Five things our next federal government needs to know about what Canadians think about climate change

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The numbers are in: poll after poll shows climate change is one of the top issues on Canadians’ minds heading into the federal election this fall.

To get a better picture of Canadian attitudes towards the climate crisis, Ecojustice and Climate Action Network Canada commissioned Environics to conduct an exclusive survey of our own. The results shed light on what Canadians think about the country’s climate progress to date and what type of laws they consider necessary to combat the climate emergency.

We drew on these survey results and other recent polling to come up with five key takeaways any party vying to form the next government should know:

Infographic - Climate polling

1.      Canadians care about climate change. Four in 10 say we’re in an emergency situation. (Abacus Data)

A survey from Abacus Data, released on Aug. 12, shows 82 per cent of Canadians say climate change is a serious problem. Seth Klein, an adjunct professor with Simon Fraser University’s Urban Studies program, commissioned the polling.

When asked to rate the seriousness of five key issues, respondents’ concern about climate change ranked second only to the rising cost of living. Concern about climate change surpassed worries about wealth and income inequality in society, increasing automation of work, and the loss of good paying jobs, and increasing immigration to Canada.

Furthermore, 42 per cent of Canadians told Abacus Data they believe climate change is now an emergency. Another 20 per cent said they feel climate change is not yet an emergency, but will likely be one in the next few years.

2.      Canadians have mixed views about the country’s efforts to date at reducing greenhouse gas emissions. (Environics)

Just under half (46 per cent) of Canadians say Canada’s been very or somewhat effective at reducing GHG emissions. A similar percentage (45 per cent) say Canada hasn’t been very effective or has not been effective at all at reducing emissions.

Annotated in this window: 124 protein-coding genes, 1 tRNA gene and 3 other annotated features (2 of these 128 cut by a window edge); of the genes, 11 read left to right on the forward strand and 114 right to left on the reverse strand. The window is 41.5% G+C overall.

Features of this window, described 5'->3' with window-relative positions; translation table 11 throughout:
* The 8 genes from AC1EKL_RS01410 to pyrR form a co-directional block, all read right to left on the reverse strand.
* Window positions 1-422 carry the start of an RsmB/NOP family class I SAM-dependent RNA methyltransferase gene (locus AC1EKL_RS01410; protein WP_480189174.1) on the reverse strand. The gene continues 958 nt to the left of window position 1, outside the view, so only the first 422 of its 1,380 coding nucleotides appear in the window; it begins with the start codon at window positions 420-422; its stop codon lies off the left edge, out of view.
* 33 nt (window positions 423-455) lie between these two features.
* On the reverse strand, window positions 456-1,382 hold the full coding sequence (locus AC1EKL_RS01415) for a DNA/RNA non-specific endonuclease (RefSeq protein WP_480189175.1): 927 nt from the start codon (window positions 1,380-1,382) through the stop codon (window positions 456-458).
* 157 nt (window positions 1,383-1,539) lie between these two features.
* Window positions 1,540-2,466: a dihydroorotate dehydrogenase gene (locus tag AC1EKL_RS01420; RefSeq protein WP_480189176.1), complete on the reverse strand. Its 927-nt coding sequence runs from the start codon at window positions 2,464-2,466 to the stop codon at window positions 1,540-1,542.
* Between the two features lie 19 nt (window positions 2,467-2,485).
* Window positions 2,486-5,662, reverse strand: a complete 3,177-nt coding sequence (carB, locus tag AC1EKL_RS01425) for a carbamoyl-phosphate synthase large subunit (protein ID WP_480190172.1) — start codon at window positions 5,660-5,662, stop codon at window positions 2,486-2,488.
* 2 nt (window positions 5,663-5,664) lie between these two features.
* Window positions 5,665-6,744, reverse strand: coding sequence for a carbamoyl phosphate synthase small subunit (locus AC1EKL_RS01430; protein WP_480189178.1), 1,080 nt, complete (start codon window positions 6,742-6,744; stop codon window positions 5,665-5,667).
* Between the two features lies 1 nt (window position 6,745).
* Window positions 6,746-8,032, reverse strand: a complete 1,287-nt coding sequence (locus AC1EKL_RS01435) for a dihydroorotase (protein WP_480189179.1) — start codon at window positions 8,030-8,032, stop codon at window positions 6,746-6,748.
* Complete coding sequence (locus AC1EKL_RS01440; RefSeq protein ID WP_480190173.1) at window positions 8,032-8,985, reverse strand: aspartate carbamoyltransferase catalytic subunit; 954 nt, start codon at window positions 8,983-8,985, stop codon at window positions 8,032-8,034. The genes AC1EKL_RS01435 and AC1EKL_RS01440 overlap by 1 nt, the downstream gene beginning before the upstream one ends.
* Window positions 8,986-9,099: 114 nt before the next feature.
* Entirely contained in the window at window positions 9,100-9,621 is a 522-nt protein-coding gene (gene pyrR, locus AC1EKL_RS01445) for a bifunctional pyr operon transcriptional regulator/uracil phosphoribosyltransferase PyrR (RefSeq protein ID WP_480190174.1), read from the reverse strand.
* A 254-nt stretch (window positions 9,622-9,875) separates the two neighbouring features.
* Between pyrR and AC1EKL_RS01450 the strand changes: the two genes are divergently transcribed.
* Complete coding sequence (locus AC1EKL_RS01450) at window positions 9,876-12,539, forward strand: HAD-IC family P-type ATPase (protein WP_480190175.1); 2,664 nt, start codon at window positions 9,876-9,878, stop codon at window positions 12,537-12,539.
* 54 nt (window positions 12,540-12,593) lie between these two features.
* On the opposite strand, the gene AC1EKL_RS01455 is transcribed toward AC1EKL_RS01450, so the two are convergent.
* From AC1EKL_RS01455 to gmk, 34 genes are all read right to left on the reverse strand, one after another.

Interestingly, however, the results suggest there is uncertainty across the board when it comes to how Canadians view efforts to tackle climate change.

When asked their views on Canada’s effectiveness to date at reducing greenhouse gas emissions, 72 per cent of Canadians opted for middle categories of “somewhat effective” or “not very effective.”

3.      A majority of Canadians say we need strict emissions targets to address climate change (Environics)

We know that Canadians care about climate change, but Ecojustice and Climate Action Network also wanted to understand what type of solutions people want to see. As Canada’s largest environmental law charity, we were particularly interested in solutions grounded in the law.

Our polling suggests the majority of Canadians (61 per cent) think strict emissions reductions targets are necessary if governments are to effectively reduce greenhouse gas emissions.

4.      A majority of Canadians believe that, in order to be effective, emissions reductions targets must be legally-binding, rather than voluntary. (Environics)

Importantly, Environics polling also showed Canadians support making emissions reduction targets mandatory and legally-binding. More than two-thirds of Canadians (66 per cent) told Environics that targets must be enshrined in the law in order to ensure governments take responsibility for meeting them and sticking to their deadlines.

5.      When Canadians head to the polls in October, climate change will be one of the top issues influencing their votes. (Abacus Data)